How Do I Recognize the Symptoms of Mad Cow Disease?

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  • Written By: Clara Kedrek
  • Edited By: Jessica Seminara
  • Last Modified Date: 16 October 2018
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Mad cow disease, also known as bovine spongiform encephalopathy (BSE) or new-variant Creutzfeldt-Jakob Disease (vCJD), can be difficult to recognize. This degenerative neurological disorder is caused by the ingestion of meat that has been contaminated with an agent called a prion, which is an abnormal protein. Symptoms of mad cow disease often start with psychiatric problems. Later, problems with cognitive abilities and neurological function emerge. The symptoms unfortunately typically progress and cause death in patients after approximately one year.

One reason the symptoms of mad cow disease can be difficult to identify is that they can appear in patients many years after consuming the contaminated meat product. It is possible that a patient will not have symptoms for years or decades after initial exposure to the prion. Additionally, some of the first symptoms of mad cow disease are often nonspecific, and patients might receive other diagnoses before being identified as having this condition.

The first symptoms of mad cow disease are often psychiatric problems. Depression is the most common initial symptom of this degenerative disease, and patients may report sadness, loss of interest in pleasurable activities, guilt, and decreased energy. Some patients experience symptoms of psychosis, and might have visual or auditory hallucinations or become paranoid about various aspects of their lives. Other psychiatric symptoms can include anxiety, insomnia, and apathy.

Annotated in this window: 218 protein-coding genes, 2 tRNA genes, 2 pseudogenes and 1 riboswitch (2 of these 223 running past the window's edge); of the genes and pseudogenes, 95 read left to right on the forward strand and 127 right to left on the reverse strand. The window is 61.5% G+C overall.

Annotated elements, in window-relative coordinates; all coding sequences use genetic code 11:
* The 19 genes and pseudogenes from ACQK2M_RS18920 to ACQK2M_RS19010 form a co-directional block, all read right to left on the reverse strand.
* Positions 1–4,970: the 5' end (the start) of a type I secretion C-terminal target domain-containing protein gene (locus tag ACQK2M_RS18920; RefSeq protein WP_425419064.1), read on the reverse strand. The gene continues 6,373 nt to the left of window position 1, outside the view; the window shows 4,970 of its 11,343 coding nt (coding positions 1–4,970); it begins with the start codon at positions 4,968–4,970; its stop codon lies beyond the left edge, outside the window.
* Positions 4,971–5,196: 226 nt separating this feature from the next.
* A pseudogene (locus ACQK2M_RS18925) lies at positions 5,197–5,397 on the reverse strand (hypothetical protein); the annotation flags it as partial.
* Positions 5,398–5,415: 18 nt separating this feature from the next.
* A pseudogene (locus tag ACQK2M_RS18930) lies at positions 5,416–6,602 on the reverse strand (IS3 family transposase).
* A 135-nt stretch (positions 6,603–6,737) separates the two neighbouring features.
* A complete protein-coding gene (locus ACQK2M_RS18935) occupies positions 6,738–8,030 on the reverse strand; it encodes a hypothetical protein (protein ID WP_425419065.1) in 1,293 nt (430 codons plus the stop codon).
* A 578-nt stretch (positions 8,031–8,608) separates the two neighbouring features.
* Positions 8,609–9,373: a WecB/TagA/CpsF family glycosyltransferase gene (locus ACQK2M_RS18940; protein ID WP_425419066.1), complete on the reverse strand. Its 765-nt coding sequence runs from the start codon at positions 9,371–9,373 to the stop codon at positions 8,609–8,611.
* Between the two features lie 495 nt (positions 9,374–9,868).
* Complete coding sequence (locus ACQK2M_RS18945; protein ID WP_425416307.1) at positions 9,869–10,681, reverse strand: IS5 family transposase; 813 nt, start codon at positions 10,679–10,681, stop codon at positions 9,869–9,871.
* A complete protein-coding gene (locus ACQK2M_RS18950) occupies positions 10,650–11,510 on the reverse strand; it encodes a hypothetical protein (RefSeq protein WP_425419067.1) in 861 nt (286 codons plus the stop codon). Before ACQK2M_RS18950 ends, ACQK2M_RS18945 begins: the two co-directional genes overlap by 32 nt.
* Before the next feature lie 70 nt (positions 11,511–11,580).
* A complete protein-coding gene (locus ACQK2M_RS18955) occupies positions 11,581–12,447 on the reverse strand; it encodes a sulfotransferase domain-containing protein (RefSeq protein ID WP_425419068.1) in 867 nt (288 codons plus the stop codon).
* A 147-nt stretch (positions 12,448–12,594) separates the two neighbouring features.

Some of the next symptoms of mad cow disease that can be seen in affected patients involve problems with cognitive function, or the ability to think properly. Patients might experience a sudden onset of memory loss or dementia. Sometimes these symptoms can be difficult to differentiate from more common syndromes that cause dementia, such as Alzheimer’s disease. To distinguish between the two, doctors have to take into account how fast the symptoms evolve, and how old the affected patient is. A rapid onset of memory loss in a young patient would be more consistent with vCJD, whereas a slow onset of dementia in an older patient would much more likely be Alzheimer’s disease.

The progression of the disease typically continues to involve other elements of the nervous system. Disease in the part of the brain and spinal cord that regulates motion could result in symptoms such as involuntary movements or muscular paralysis. Activity of this disease in the cerebellum can lead to problems with balance and maintaining a steady walking pattern. The cranial nerves, which are the nerves that are important for the sensation and movement of the face, can be affected and result in symptoms such as limited eye mobility, problems with swallowing, and slurred speech.

Symptoms of mad cow disease often progress quickly and result in death approximately a year after they start. Patients might pass away after the muscles responsible for breathing no longer work properly. Other causes of death can include infection or failure of the cardiovascular system.



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